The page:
Dale Capuano will conclude his 41-year training career with the ending of the year, transferring his 35-horse stable over to his nephew Phillip Capuano.
“I've been thinking about it the last couple of years. This business, for me anyway, it's all I do,” Capuano, one of the leading trainers in Maryland history, said. “I've reached a point in my life where I want to do some other things besides get up at 4 o'clock in the morning and work six or seven days a week. It's time for me to do something else and enjoy myself.”
The 60-year-old Capuano is 22nd on the all-time wins list among trainers with 3,661 and his horses have earned more than $68 million in purses. He has topped the $1-million mark in season earnings 34 times, including each of the past 30 years.
Over his distinguished career Capuano led all Maryland trainers in annual wins eight times (1991, 1997-98, 2001-04) and won a total of 31 meet championships at its major tracks, Laurel and Pimlico Race Course.
His first winner was Who's Lucky at old Bowie Race Course Feb. 21, 1981.
An eight-time graded-stakes winner, Capuano extended his record as the most successful trainer in Maryland Million history to 15 wins when 2-year-old Johnyz From Albany captured the Nursery S. Oct. 22.
“I don't look at it like I've really done all that much. I've never won a Grade I, I never won a Classic-type race. Those things never happened,” he said. “We've had some pretty nice horses. Racing's been good to me and I've had a good career where I've been able to make a decent living doing it and doing what I really love to do. Those are all great things.”
Capuano was born into the family business, a son of late longtime owner and breeder Phil Capuano. He and his brother, Gary, were raised on the family's farm in the Prince George's County town of Upper Marlboro and began attending races at an early age.
Among his best horses have been 1990 GIII Trenton H. winner Wind Splitter, a horse he considers among the best he's ever trained, who ran 11th in the 1989 GI Kentucky Derby. Heros Reward was a two-time Maryland Horse of the Year who won or placed in 13 stakes, captured three graded-stakes and earned $1.3 million from 2005 to 2013. Others include Grade II winners Prized Stamp and Miss Mischief and multiple stakes winners Just Call Me Carl and In the Curl, the latter finishing in the money in 64 of 85 lifetime starts with nearly $750,000 in purse earnings.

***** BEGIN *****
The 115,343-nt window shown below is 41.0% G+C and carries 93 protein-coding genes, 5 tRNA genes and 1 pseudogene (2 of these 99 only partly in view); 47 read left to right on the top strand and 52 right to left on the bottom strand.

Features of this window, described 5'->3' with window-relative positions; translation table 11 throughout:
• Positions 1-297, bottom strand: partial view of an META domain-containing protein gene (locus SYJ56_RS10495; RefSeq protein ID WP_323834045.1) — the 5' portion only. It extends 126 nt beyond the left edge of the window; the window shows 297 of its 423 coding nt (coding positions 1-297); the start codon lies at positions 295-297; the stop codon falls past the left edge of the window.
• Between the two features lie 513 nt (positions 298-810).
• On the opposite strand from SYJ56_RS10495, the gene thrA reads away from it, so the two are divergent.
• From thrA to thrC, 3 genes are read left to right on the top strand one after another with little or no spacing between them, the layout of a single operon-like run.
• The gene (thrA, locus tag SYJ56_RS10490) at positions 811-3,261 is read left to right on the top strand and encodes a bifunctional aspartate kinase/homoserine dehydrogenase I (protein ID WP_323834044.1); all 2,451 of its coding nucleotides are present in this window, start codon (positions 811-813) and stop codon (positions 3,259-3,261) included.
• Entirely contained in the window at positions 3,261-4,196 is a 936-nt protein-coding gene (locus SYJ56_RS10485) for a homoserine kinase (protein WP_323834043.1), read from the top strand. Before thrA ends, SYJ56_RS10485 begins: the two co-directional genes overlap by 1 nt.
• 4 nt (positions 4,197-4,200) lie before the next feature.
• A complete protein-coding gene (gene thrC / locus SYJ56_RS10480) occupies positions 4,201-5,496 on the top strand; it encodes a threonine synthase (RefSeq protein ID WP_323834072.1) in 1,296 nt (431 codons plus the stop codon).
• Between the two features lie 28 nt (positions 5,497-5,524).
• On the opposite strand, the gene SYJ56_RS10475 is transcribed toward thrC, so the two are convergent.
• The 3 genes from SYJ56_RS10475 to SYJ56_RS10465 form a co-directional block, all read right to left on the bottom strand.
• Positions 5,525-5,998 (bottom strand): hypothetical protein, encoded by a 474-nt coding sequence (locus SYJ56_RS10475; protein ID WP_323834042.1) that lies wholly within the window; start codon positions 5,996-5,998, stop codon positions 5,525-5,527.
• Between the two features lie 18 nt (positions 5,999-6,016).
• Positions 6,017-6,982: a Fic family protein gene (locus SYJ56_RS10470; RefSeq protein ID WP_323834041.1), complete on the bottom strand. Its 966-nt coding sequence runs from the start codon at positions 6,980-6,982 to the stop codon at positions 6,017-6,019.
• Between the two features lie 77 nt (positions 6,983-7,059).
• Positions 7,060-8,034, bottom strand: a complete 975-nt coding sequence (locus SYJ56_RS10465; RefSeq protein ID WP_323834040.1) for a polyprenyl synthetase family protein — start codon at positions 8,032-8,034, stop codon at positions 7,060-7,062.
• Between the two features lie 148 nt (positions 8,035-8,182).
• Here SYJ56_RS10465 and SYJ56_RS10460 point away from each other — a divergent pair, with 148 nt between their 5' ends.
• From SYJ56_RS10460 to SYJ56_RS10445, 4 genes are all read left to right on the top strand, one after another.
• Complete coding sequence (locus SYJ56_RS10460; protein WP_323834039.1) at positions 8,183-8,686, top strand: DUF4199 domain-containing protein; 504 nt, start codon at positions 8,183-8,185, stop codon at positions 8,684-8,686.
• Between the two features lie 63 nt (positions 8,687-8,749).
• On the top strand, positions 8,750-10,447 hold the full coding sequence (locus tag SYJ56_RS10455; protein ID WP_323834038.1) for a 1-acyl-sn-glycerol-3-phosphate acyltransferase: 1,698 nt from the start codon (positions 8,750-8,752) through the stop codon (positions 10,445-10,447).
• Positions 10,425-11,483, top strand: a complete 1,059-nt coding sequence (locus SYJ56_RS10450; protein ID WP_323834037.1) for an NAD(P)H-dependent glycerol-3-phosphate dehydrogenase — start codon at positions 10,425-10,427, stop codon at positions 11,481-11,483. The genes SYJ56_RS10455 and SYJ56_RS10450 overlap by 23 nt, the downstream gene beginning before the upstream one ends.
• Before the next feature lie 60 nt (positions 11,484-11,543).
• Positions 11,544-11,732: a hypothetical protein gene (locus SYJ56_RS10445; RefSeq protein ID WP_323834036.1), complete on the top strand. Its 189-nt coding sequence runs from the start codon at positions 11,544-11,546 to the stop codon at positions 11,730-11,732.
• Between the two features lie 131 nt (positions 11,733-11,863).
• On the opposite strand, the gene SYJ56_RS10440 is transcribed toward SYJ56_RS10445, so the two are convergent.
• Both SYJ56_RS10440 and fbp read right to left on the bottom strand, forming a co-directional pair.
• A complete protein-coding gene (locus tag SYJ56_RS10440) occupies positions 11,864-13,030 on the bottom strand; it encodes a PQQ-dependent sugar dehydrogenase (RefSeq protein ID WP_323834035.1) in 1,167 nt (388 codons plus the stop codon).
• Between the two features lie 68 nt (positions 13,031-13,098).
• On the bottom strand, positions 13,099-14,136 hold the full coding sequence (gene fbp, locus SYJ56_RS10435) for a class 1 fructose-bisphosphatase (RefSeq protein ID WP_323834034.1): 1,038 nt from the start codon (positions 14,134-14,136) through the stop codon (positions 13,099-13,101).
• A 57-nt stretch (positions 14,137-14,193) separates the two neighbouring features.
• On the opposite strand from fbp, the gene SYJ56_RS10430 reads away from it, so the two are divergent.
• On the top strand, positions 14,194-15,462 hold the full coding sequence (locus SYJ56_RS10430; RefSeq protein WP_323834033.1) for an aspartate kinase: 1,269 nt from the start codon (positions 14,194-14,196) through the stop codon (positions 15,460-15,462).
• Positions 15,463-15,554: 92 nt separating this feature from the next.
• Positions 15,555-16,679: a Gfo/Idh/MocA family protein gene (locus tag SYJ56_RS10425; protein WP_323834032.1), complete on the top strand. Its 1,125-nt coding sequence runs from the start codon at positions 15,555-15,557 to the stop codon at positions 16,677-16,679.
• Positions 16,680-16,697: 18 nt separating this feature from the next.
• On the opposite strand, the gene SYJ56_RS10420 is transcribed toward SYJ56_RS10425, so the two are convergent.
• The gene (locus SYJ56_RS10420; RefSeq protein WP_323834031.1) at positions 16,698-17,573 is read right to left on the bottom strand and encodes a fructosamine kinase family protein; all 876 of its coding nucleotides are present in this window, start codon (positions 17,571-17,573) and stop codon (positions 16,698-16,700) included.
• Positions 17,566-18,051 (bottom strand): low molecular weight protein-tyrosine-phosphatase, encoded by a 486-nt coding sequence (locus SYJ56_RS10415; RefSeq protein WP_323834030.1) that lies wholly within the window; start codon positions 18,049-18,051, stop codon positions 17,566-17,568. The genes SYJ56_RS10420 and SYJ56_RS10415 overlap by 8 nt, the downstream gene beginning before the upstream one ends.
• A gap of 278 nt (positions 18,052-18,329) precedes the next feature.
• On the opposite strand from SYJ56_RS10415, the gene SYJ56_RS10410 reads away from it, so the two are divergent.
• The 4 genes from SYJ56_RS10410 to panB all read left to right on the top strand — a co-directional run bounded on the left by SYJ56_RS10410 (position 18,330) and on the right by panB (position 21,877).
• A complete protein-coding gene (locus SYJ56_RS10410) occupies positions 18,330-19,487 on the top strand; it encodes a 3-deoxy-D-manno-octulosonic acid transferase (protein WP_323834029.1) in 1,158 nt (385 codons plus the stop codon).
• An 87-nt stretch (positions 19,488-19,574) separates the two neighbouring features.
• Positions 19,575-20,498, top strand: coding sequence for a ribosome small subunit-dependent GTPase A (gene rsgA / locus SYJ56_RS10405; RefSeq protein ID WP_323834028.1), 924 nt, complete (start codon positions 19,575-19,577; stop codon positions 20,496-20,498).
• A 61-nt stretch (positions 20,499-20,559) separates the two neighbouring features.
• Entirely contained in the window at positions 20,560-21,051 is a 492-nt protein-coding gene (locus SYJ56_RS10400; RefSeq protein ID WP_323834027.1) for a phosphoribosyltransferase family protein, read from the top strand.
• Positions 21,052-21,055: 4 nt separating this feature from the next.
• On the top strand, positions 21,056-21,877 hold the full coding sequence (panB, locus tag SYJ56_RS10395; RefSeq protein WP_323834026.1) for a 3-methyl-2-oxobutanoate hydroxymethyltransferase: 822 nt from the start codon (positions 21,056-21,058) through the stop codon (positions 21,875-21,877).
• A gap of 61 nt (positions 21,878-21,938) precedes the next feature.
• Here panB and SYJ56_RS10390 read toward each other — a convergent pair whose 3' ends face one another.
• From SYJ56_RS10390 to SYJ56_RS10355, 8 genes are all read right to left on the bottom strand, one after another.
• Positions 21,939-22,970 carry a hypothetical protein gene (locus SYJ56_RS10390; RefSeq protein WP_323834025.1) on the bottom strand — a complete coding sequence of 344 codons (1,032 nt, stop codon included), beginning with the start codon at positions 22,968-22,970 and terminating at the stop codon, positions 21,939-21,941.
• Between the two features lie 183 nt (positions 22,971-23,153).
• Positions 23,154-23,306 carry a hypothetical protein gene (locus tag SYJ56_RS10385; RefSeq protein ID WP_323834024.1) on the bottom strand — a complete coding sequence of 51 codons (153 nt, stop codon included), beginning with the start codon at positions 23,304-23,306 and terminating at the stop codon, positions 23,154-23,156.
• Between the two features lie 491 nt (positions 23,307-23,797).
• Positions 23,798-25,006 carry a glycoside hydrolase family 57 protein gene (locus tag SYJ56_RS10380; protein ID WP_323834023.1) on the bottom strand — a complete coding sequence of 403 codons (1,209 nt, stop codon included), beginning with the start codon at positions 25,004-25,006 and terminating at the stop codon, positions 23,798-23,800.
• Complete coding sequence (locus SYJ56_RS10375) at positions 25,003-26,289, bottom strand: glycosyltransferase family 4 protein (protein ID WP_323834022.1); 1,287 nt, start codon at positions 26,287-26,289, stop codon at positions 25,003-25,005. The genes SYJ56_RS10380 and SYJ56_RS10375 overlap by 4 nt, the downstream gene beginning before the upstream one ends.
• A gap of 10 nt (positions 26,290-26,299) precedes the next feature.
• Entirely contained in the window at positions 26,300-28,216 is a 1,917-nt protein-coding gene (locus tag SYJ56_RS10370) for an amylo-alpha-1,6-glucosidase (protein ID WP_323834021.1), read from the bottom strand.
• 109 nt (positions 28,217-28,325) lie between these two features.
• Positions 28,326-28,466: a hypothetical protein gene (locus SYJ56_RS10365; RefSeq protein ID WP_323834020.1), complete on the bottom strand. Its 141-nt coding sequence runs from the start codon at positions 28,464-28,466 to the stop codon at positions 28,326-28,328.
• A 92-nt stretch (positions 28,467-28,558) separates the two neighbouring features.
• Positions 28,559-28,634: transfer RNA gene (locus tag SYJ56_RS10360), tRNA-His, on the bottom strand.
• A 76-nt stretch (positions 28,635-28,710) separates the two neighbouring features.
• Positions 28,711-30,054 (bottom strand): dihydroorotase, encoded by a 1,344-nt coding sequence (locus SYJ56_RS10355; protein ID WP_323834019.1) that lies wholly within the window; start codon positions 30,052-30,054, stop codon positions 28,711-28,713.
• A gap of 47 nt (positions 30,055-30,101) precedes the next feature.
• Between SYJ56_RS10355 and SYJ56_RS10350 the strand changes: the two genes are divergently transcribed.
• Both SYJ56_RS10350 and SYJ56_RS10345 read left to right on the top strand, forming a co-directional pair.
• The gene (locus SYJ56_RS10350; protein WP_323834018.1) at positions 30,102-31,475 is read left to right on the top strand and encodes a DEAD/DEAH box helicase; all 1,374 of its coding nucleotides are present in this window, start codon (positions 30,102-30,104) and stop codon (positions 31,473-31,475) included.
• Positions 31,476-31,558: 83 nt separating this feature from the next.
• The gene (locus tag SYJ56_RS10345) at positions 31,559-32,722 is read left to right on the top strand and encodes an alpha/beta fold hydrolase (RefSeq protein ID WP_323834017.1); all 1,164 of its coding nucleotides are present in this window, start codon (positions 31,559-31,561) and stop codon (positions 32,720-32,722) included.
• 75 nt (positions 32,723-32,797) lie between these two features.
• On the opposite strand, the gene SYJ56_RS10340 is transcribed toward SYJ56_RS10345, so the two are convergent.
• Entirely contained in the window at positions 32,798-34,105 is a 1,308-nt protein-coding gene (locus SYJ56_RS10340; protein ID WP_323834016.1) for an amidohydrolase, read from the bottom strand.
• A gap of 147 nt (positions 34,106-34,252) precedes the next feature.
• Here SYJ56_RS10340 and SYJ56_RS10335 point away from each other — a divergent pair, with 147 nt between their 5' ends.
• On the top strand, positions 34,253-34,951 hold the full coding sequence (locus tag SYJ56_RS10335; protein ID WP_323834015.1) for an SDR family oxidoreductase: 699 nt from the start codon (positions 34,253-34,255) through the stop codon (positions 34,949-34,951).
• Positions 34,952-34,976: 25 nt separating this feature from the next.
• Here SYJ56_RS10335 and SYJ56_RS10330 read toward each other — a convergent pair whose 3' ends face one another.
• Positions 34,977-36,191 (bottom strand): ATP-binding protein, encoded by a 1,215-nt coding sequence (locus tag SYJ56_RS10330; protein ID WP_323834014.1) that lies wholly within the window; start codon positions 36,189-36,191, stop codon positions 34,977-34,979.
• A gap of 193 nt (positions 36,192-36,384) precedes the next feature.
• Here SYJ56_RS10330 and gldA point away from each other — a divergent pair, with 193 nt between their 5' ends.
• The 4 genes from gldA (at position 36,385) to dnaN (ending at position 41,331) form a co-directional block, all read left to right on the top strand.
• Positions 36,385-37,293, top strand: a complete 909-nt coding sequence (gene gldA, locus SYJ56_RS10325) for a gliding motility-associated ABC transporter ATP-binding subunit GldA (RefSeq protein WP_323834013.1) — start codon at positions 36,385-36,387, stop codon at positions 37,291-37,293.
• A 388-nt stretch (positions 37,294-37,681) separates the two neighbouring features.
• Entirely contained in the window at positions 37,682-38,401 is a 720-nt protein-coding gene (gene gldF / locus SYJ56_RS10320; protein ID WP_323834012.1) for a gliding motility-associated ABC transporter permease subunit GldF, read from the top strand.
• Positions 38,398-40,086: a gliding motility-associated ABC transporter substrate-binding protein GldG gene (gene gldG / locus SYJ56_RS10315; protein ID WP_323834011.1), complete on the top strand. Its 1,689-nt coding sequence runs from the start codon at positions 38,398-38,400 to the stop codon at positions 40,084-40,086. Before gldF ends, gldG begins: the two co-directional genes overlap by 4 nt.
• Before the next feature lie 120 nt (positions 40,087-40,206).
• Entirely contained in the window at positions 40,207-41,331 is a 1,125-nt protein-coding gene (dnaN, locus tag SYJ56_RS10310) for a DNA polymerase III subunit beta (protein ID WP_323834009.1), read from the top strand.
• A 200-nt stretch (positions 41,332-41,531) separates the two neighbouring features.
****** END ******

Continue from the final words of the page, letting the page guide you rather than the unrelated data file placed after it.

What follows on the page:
“What's really kept me going is I've had great clients pretty much my entire career. That makes life so much easier,” Capuano said. “People like Lou Ulman, we've been together over 30 years. Steve Newby, Neil Glasser. Unfortunately some of them have passed away that were with me in the beginning–Harvey Linden was really helpful for me in the beginning of my career.
“There's so many I could name. Now we have Mopo Racing with Maury Povich, just great, great people to work with. Super C Racing. I don't want to leave anybody out,” he added. “It just makes my job so much easier when you have great people to work with.”
Phillip Capuano, son of trainer Gary Capuano, is more than ready to take over the stable, his uncle said.
“He's been with me in the barn every day since Delaware closed, and he's worked for me before, so he kind of knows my routine and he knows the horses,” Capuano said. “He always handles the horses for Gary at Delaware every year. When we shipped to Delaware he always took care of everything there for us. We usually kept a couple horses with him up there each season, so he knows my owners and he knows the horses. I think he'll just step right in on Jan. 1. Like I told my employees, it'll just be a different person behind the desk. Phil's a great kid. He's a hard-worker, honest, and he'll do just fine. I have no doubts about that.”
As for his retirement plans, Capuano said, “Just rest a little bit, because I haven't had a vacation in about five years. I'll probably take some trips around different places and start to live a little bit. Get myself back in the gym and get back in shape like I need to be, and work on myself a little bit.”